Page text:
Basic child allowance

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tigrolik
Posts: 4
Joined: Fri Jan 24, 2020 12:18 pm

Basic child allowance

Post by tigrolik » Fri Jan 24, 2020 12:36 pm

Hello,

First of all, apologies if the topic has been already created, though I have not found it easily just yet.

Anyway, when a baby is born in Finland, then a parent (typically, the mother) gets the child allowance for the period when the baby is 8 months old. Please, correct me if the figures are wrong. And the amount is usually adequate.

However, after that period, there is a 'kotihoito' allowance or something like that and the amount of money for that is barely sufficient. If I got it right, the value is around 300 euros per month.

At the same time, many mothers would like not to give their children to the kindergarten until they are at least 2 year old. Also, many women would prefer to pursue their career, and that is good, no problem with that. But those women, who would prefer to be with their under 3 year old children all the time, are often forced to go back to work to get adequate amount of money, is that so?

There is a lot of information about upbringing of children, and many references that a child doesn't really need to be in a kindergarten until the age of three (or even four, depending on the source). Necessary amount of social interaction can be received via common playgrounds, clubs, friends, family etc.

Therefore, is there a possibility (Citizens’ intiative, Kansalaisaloite?) to offer women (or men too - parents, in general) a bigger allowance in order to devote more time (not 8 months, but say 24-36 months, and not 300 but 900-1200 euros) for their children if that helps in growing a happier society? Of course, not forcing women to stay home: if they want to go back to work, it is a noble thing and kindergartens would be happy to accept their babies.

Thank you in advance



Basic child allowance

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FinlandGirl
Posts: 151
Joined: Sat Nov 09, 2019 10:43 am

Re: Basic child allowance

Post by FinlandGirl » Fri Jan 24, 2020 6:54 pm

tigrolik wrote:
Fri Jan 24, 2020 12:36 pm
At the same time, many mothers would like not to give their children to the kindergarten until they are at least 2 year old. Also, many women would prefer to pursue their career, and that is good, no problem with that. But those women,
There is a strong trend in Europe to require parents to split the time 50:50, any suggestion that would in practice result in one partner not working for a longer time isn't a realistic option.
The fair option would be to offer one year of maternity leave plus one year of paternity leave.
tigrolik wrote:
Fri Jan 24, 2020 12:36 pm
are often forced to go back to work to get adequate amount of money, is that so?
When you buy a house or apartment large enough to raise your children you need 2 full incomes for paying back the mortgage.
tigrolik wrote:
Fri Jan 24, 2020 12:36 pm
Therefore, is there a possibility (Citizens’ intiative, Kansalaisaloite?) to offer women (or men too - parents, in general) a bigger allowance in order to devote more time (not 8 months, but say 24-36 months, and not 300 but 900-1200 euros) for their children if that helps in growing a happier society?
How much money would this cost and how do you plan to finance it?
With 2 children born 2 years apart this would be 5 years of paying the bigger allowance instead of receiving taxes.
My ballpark estimate would be that this would cost the government around 1 billion Euro per year.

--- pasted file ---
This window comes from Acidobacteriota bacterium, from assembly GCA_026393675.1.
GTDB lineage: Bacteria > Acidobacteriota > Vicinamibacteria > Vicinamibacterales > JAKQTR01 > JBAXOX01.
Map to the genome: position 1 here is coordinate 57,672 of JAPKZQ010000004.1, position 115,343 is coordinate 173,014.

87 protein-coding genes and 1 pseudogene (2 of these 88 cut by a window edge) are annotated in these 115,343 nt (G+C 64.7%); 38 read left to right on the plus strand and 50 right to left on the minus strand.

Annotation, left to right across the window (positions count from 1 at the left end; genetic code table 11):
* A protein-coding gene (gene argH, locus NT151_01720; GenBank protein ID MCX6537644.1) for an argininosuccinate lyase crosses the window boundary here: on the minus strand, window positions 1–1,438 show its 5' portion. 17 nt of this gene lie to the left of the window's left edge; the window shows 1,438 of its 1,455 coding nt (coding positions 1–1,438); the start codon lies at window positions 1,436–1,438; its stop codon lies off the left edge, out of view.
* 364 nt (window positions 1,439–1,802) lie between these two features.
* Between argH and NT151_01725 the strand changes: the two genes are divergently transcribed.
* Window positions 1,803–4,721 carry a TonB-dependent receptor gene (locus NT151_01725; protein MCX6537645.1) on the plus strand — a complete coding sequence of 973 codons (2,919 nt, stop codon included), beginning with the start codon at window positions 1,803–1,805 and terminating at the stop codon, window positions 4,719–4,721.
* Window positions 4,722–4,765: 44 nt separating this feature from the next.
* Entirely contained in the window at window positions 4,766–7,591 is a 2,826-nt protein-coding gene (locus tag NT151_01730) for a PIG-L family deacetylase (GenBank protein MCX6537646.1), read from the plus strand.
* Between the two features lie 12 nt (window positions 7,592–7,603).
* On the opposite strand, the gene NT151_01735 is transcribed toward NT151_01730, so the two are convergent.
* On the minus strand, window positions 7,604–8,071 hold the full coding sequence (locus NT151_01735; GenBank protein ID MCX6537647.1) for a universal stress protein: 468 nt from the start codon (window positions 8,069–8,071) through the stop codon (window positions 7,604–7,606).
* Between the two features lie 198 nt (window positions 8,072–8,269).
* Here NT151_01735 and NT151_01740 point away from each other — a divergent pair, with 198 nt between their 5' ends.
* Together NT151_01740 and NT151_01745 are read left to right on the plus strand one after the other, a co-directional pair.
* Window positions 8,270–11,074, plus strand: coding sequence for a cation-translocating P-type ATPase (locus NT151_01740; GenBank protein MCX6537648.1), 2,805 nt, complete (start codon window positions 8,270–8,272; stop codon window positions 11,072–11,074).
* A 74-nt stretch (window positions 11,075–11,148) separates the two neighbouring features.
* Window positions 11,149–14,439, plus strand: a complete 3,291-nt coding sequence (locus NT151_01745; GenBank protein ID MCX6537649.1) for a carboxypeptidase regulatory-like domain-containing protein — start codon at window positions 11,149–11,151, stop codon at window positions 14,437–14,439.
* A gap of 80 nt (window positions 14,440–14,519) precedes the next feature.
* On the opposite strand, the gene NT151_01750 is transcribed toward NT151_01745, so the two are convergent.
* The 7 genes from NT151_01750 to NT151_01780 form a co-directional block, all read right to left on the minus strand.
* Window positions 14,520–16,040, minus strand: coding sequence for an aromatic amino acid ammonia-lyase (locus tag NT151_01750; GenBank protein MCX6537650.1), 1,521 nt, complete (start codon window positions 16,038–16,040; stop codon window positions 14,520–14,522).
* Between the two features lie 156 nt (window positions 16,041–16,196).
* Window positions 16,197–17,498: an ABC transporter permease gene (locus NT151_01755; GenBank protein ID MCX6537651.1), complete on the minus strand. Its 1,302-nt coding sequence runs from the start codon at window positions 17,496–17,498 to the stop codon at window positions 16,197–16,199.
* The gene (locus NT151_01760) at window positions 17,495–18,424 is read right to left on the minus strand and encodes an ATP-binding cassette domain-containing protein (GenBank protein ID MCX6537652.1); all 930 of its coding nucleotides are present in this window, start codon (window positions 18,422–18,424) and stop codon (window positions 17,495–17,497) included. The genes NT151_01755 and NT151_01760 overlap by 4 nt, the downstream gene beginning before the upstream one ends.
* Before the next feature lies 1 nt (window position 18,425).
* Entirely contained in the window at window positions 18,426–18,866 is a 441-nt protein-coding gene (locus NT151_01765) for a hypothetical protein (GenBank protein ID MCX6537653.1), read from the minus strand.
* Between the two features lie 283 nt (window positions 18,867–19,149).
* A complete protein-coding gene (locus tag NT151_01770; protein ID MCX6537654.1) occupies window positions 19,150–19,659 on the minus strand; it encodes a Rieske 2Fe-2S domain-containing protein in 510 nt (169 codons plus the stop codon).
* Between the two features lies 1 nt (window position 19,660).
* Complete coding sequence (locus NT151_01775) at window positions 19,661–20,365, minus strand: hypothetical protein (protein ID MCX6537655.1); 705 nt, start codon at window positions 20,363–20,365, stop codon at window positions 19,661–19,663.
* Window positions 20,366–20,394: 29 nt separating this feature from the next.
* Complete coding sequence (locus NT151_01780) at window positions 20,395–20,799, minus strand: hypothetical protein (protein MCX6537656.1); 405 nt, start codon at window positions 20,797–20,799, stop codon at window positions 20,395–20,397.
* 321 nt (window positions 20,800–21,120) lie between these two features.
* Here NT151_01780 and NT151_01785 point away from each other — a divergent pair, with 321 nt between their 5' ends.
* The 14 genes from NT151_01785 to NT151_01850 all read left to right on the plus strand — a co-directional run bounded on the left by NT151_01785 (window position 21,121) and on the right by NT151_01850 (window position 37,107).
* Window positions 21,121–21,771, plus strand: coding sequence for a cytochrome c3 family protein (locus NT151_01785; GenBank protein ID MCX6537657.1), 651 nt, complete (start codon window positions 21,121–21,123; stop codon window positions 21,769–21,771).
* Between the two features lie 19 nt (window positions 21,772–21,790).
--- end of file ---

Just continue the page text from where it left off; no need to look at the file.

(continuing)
5 years not working would also bring a high risk of poverty as pensioner.

It might not be popular that you want to pay Somali women for 30 years a big allowance for getting a child every 1-3 years and staying at home instead of getting some education and a job.
First child age 16 and the 20th child age 43 or older - this is what your proposal would achieve.
At age 50 she has no education, never worked, and her youngest 10 children are still living at home.
The 20th child has the same right to happiness as the 1st child.

tigrolik
Posts: 4
Joined: Fri Jan 24, 2020 12:18 pm

Re: Basic child allowance

Post by tigrolik » Mon Jan 27, 2020 1:07 pm

The option to offer one year of maternity leave plus one year of paternity leave is a nice one, indeed. Well, maybe I have asked for too much, maybe 18 months would suffice... (9 + 9 or 12 for mother + 6 for father).

The issue with non-working parents, Somali or not: what stops them from no doing any work in the first place?
An unemployed person gets more money than a mother/father staying at home, caring about their child.
The first one is doing nothing, the second is devoting their time to raise a new, possibly better version of themselves.

FinlandGirl
Posts: 151
Joined: Sat Nov 09, 2019 10:43 am

Re: Basic child allowance

Post by FinlandGirl » Mon Jan 27, 2020 5:02 pm

tigrolik wrote:
Mon Jan 27, 2020 1:07 pm
The issue with non-working parents, Somali or not: what stops them from no doing any work in the first place?
The government is trying hard that everyone gets a proper education and a job.
tigrolik wrote:
Mon Jan 27, 2020 1:07 pm
The first one is doing nothing, the second is devoting their time to raise a new, possibly better version of themselves.
The third one is working and paying taxes and have professional kindergarten teachers take care of their children.

The Finnish way is that parents do not stay at home too long.
The Finnish way is that it is better for a child to be part of a larger group of children early.
Among non-immigrant Finnish women there is not a huge desire to skip many years during the time when the rest of your career is decided.
tigrolik wrote:
Mon Jan 27, 2020 1:07 pm
Well, maybe I have asked for too much, maybe 18 months would suffice... (9 + 9 or 12 for mother + 6 for father).
Please stop thinking that mothers should stay at home longer than fathers, there is no reason for that.
Any change in parental leave would move towards a stronger 50:50 distribution between mother and father.
The next expected change to parental leave is that the part that can currently be freely distributed between the parents will get a fixed equal distribution between mother and father.

tigrolik
Posts: 4
Joined: Fri Jan 24, 2020 12:18 pm

Re: Basic child allowance